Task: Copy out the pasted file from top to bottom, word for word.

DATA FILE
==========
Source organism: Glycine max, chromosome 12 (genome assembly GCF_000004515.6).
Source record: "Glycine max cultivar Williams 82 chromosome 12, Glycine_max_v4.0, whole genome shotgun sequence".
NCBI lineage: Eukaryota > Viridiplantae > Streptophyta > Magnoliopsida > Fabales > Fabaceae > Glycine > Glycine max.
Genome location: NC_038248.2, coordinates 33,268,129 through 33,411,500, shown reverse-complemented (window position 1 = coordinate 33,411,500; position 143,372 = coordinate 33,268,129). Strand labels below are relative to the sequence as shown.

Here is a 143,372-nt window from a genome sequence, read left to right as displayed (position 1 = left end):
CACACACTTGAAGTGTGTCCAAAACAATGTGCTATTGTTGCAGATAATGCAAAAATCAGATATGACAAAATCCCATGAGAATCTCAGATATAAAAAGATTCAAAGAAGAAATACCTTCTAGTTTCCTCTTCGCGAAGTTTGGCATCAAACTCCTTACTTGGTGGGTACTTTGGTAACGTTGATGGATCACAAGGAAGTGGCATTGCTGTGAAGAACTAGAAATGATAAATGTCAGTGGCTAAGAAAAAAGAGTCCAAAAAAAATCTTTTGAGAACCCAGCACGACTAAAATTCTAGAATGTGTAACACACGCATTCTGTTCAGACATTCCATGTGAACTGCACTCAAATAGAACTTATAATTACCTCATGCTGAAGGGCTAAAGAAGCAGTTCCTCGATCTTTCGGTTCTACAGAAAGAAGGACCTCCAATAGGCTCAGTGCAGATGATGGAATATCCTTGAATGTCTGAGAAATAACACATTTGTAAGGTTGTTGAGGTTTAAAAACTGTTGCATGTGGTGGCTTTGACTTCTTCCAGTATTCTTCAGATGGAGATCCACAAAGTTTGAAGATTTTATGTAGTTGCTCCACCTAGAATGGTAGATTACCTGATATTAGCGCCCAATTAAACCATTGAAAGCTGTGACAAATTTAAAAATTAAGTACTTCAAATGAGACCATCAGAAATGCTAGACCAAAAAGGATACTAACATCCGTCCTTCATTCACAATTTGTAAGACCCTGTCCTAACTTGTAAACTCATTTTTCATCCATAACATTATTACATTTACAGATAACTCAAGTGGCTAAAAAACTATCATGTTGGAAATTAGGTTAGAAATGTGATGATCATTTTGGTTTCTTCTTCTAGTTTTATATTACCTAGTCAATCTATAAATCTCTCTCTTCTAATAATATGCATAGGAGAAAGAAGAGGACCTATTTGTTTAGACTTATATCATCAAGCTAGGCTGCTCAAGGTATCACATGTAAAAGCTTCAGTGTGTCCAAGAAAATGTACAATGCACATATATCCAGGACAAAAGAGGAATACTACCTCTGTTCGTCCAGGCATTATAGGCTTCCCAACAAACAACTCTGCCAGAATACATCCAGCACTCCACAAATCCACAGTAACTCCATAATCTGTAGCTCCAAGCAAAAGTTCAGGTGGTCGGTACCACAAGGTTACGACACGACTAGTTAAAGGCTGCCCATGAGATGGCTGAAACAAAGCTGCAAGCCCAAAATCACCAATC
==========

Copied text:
Source organism: Glycine max, chromosome 12 (genome assembly GCF_000004515.6).
Source record: "Glycine max cultivar Williams 82 chromosome 12, Glycine_max_v4.0, whole genome shotgun sequence".
NCBI lineage: Eukaryota > Viridiplantae > Streptophyta > Magnoliopsida > Fabales > Fabaceae > Glycine > Glycine max.
Genome location: NC_038248.2, coordinates 33,268,129 through 33,411,500, shown reverse-complemented (window position 1 = coordinate 33,411,500; position 143,372 = coordinate 33,268,129). Strand labels below are relative to the sequence as shown.

Here is a 143,372-nt window from a genome sequence, read left to right as displayed (position 1 = left end):
CACACACTTGAAGTGTGTCCAAAACAATGTGCTATTGTTGCAGATAATGCAAAAATCAGATATGACAAAATCCCATGAGAATCTCAGATATAAAAAGATTCAAAGAAGAAATACCTTCTAGTTTCCTCTTCGCGAAGTTTGGCATCAAACTCCTTACTTGGTGGGTACTTTGGTAACGTTGATGGATCACAAGGAAGTGGCATTGCTGTGAAGAACTAGAAATGATAAATGTCAGTGGCTAAGAAAAAAGAGTCCAAAAAAAATCTTTTGAGAACCCAGCACGACTAAAATTCTAGAATGTGTAACACACGCATTCTGTTCAGACATTCCATGTGAACTGCACTCAAATAGAACTTATAATTACCTCATGCTGAAGGGCTAAAGAAGCAGTTCCTCGATCTTTCGGTTCTACAGAAAGAAGGACCTCCAATAGGCTCAGTGCAGATGATGGAATATCCTTGAATGTCTGAGAAATAACACATTTGTAAGGTTGTTGAGGTTTAAAAACTGTTGCATGTGGTGGCTTTGACTTCTTCCAGTATTCTTCAGATGGAGATCCACAAAGTTTGAAGATTTTATGTAGTTGCTCCACCTAGAATGGTAGATTACCTGATATTAGCGCCCAATTAAACCATTGAAAGCTGTGACAAATTTAAAAATTAAGTACTTCAAATGAGACCATCAGAAATGCTAGACCAAAAAGGATACTAACATCCGTCCTTCATTCACAATTTGTAAGACCCTGTCCTAACTTGTAAACTCATTTTTCATCCATAACATTATTACATTTACAGATAACTCAAGTGGCTAAAAAACTATCATGTTGGAAATTAGGTTAGAAATGTGATGATCATTTTGGTTTCTTCTTCTAGTTTTATATTACCTAGTCAATCTATAAATCTCTCTCTTCTAATAATATGCATAGGAGAAAGAAGAGGACCTATTTGTTTAGACTTATATCATCAAGCTAGGCTGCTCAAGGTATCACATGTAAAAGCTTCAGTGTGTCCAAGAAAATGTACAATGCACATATATCCAGGACAAAAGAGGAATACTACCTCTGTTCGTCCAGGCATTATAGGCTTCCCAACAAACAACTCTGCCAGAATACATCCAGCACTCCACAAATCCACAGTAACTCCATAATCTGTAGCTCCAAGCAAAAGTTCAGGTGGTCGGTACCACAAGGTTACGACACGACTAGTTAAAGGCTGCCCATGAGATGGCTGAAACAAAGCTGCAAGCCCAAAATCACCAATC